In a continuation of its Frenzy Friday Feature, Shopify has partnered with the Montreal-based label Atelier New Regime for an exclusive drop on its Frenzy app. Birthed as a ”passion project and outlet for self-expression,” the collective has set out to use the platform to explore their artistic endeavors while galvanizing their peers to creatively explore. Catching up with the imprint, HYPEBEAST reached out to see how a modest hustle has turned to a full-fledged business.
Montreal is a budding artistic hub; however, much of what goes on there is not known to the outside. For those whom may not be aware, what does the city have to offer to the creative culture as a whole?
Montreal is home to a diverse and multicultural community, which in itself breeds creativity. Arts and culture are promoted year-round through a large number of festivals, events, exhibitions and more which provides Montrealers with a constant exposure to art. As a whole, the city offers individuals freedom to be themselves and an environment to explore one’s creativity.
How is the culture of Montreal embedded in your designs?
Growing up in Montreal and inherently being exposed to its rich culture shaped us as people and as the artists that we are today. Our approach to art and design is greatly influenced by Montreal’s diversity and vibrant energy. The city inspires us daily to embrace boldness and to be fearless in our work.
Why did fashion become a way for you all to creatively express yourselves?
In the beginning, we didn’t set out to create a fashion company. While we all had an interest in fashion and style, Atelier New Regime stemmed from our innate love for art and the desire to be heard. Fashion is one of the main forms of expression we use daily, and in the early days printing T-shirts seemed like an easy way to put forth our ideas in the hopes of making an impact. Over time, our outlet for self-expression evolved into a complete brand.
In what ways has the hustler spirit that influenced the conception and movement of the brand changed and grown?
The main difference now is the way in which the hustle is conducted. Growing up in modest immigrant households, the hustler spirit originated from not having much, but wanting more. Our hunger and determination were the driving forces behind everything we did. Together we must have worked every type of job imaginable and sold anything we thought people would be willing to buy.
Now, the hustler spirit has evolved into something a little different. The go-getter mentality is still very much alive, but we’ve had to establish a structure and adjust our mindsets to allow us to successfully build and scale a business that can stand the test of time. Beyond personal aspirations, we’ve been given an opportunity to create something with the ability to positively impact other people’s lives and our communities, there’s more at stake now.
How does the team balance the multiple interests and differing views that each member brings when coming up with designs?
Our interests as a team are different yet complementary. For the most part, it’s easy coming to a consensus when it comes to designing. When there are opposing ideas and a consensus can’t be reached, we trust the head of design to make the final decision. With time, we’ve also understood that the brand has its own DNA that we refer back to.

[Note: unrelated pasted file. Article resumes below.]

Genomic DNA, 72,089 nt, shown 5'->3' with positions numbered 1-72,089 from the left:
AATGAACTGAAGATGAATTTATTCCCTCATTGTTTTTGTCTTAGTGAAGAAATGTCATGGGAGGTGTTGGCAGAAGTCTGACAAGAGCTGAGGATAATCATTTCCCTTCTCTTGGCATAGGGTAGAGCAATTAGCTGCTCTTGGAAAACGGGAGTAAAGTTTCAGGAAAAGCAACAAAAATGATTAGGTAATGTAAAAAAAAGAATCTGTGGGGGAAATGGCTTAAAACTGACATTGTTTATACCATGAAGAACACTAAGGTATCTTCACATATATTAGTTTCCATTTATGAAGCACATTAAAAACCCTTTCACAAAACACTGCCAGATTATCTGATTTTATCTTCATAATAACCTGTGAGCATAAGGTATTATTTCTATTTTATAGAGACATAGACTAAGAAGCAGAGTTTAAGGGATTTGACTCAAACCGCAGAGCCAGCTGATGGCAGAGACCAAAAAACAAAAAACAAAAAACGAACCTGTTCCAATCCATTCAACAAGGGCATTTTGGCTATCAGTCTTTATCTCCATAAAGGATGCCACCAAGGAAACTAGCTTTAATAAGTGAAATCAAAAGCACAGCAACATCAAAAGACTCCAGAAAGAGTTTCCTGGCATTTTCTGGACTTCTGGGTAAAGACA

Your use of orange has become ubiquitous with your imprint, why has this color become a motif?
The orange branding originated from the desire to stand out. It was important for us to find a way to create distinction in such a crowded marketplace. The use of orange gave us people’s attention, allowing us to share our stories and ideas with them while leaving a memorable impression.
Tactical garments and gear are created with a utilitarian purpose, but as you all recontextualize these designs for fashion — like with the Tactical Vest — how does this change the essence of the clothing?
It gives the garment a brand-new purpose as it takes it out of its original context. In the case of our Tactical Vest, what was once body armor now acts as a statement piece for the people daring enough to pull it off.
Your clothes are sometimes imbued with language which then becomes a device to move your messages and stories around so that it may be seen by many people. For the text that you incorporate, what messages and narratives are you aiming to spread?
It’s always been about expressing ourselves, and clothing has been our platform to do so. When it comes to the messages we incorporate with each season, we simply put out what we have in mind at the time. We like to challenge ideas or simply share our thoughts and experiences with the world. An underlying theme we find ourselves recurrently gravitating towards is freedom.
With your expectant release on the frenzy app, what can people come to anticipate?
The drop will consist of a limited edition version of our classic Logo Track Suit in an exclusive colourway available only on Frenzy. Our classics have become coveted, so dropping an exclusive run on Frenzy allows us to set up our first global drop — giving access to both our most avid fans in Montreal and beyond.
What do you foresee in the brand’s future as it evolves and progresses?
The goal remains to create art, express ourselves, and hopefully inspire people to change the world. In the future, we’d like to branch out into different avenues beyond clothing, to explore and push our own limits.